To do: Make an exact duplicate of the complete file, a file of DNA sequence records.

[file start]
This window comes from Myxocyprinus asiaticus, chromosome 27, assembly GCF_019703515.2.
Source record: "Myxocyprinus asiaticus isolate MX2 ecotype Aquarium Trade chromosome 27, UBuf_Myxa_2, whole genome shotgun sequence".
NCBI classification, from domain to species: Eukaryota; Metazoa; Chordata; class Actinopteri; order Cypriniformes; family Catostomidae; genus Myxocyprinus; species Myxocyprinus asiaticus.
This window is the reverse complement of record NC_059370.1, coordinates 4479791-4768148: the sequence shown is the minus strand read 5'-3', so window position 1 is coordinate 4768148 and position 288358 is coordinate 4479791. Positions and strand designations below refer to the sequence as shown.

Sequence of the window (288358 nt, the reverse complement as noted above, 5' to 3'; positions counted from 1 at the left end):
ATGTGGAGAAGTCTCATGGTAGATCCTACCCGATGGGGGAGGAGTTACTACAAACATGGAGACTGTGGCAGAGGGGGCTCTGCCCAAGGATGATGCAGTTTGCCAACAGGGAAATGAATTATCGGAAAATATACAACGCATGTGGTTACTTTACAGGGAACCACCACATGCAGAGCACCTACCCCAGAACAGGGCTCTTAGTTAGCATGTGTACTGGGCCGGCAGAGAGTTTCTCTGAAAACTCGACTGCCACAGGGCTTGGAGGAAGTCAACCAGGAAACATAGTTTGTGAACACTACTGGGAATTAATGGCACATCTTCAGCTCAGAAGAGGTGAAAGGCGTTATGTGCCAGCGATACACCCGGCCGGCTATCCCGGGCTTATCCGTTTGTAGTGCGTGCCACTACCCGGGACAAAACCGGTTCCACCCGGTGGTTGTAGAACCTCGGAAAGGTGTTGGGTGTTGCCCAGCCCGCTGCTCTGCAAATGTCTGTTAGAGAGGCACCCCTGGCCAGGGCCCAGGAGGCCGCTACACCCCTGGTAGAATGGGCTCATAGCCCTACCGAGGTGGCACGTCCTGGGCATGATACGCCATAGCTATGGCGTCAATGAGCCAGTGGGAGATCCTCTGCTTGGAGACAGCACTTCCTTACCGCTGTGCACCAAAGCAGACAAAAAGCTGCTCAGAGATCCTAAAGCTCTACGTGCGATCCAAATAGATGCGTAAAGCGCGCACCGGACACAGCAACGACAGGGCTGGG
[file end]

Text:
This window comes from Myxocyprinus asiaticus, chromosome 27, assembly GCF_019703515.2.
Source record: "Myxocyprinus asiaticus isolate MX2 ecotype Aquarium Trade chromosome 27, UBuf_Myxa_2, whole genome shotgun sequence".
NCBI classification, from domain to species: Eukaryota; Metazoa; Chordata; class Actinopteri; order Cypriniformes; family Catostomidae; genus Myxocyprinus; species Myxocyprinus asiaticus.
This window is the reverse complement of record NC_059370.1, coordinates 4479791-4768148: the sequence shown is the minus strand read 5'-3', so window position 1 is coordinate 4768148 and position 288358 is coordinate 4479791. Positions and strand designations below refer to the sequence as shown.

Sequence of the window (288358 nt, the reverse complement as noted above, 5' to 3'; positions counted from 1 at the left end):
ATGTGGAGAAGTCTCATGGTAGATCCTACCCGATGGGGGAGGAGTTACTACAAACATGGAGACTGTGGCAGAGGGGGCTCTGCCCAAGGATGATGCAGTTTGCCAACAGGGAAATGAATTATCGGAAAATATACAACGCATGTGGTTACTTTACAGGGAACCACCACATGCAGAGCACCTACCCCAGAACAGGGCTCTTAGTTAGCATGTGTACTGGGCCGGCAGAGAGTTTCTCTGAAAACTCGACTGCCACAGGGCTTGGAGGAAGTCAACCAGGAAACATAGTTTGTGAACACTACTGGGAATTAATGGCACATCTTCAGCTCAGAAGAGGTGAAAGGCGTTATGTGCCAGCGATACACCCGGCCGGCTATCCCGGGCTTATCCGTTTGTAGTGCGTGCCACTACCCGGGACAAAACCGGTTCCACCCGGTGGTTGTAGAACCTCGGAAAGGTGTTGGGTGTTGCCCAGCCCGCTGCTCTGCAAATGTCTGTTAGAGAGGCACCCCTGGCCAGGGCCCAGGAGGCCGCTACACCCCTGGTAGAATGGGCTCATAGCCCTACCGAGGTGGCACGTCCTGGGCATGATACGCCATAGCTATGGCGTCAATGAGCCAGTGGGAGATCCTCTGCTTGGAGACAGCACTTCCTTACCGCTGTGCACCAAAGCAGACAAAAAGCTGCTCAGAGATCCTAAAGCTCTACGTGCGATCCAAATAGATGCGTAAAGCGCGCACCGGACACAGCAACGACAGGGCTGGG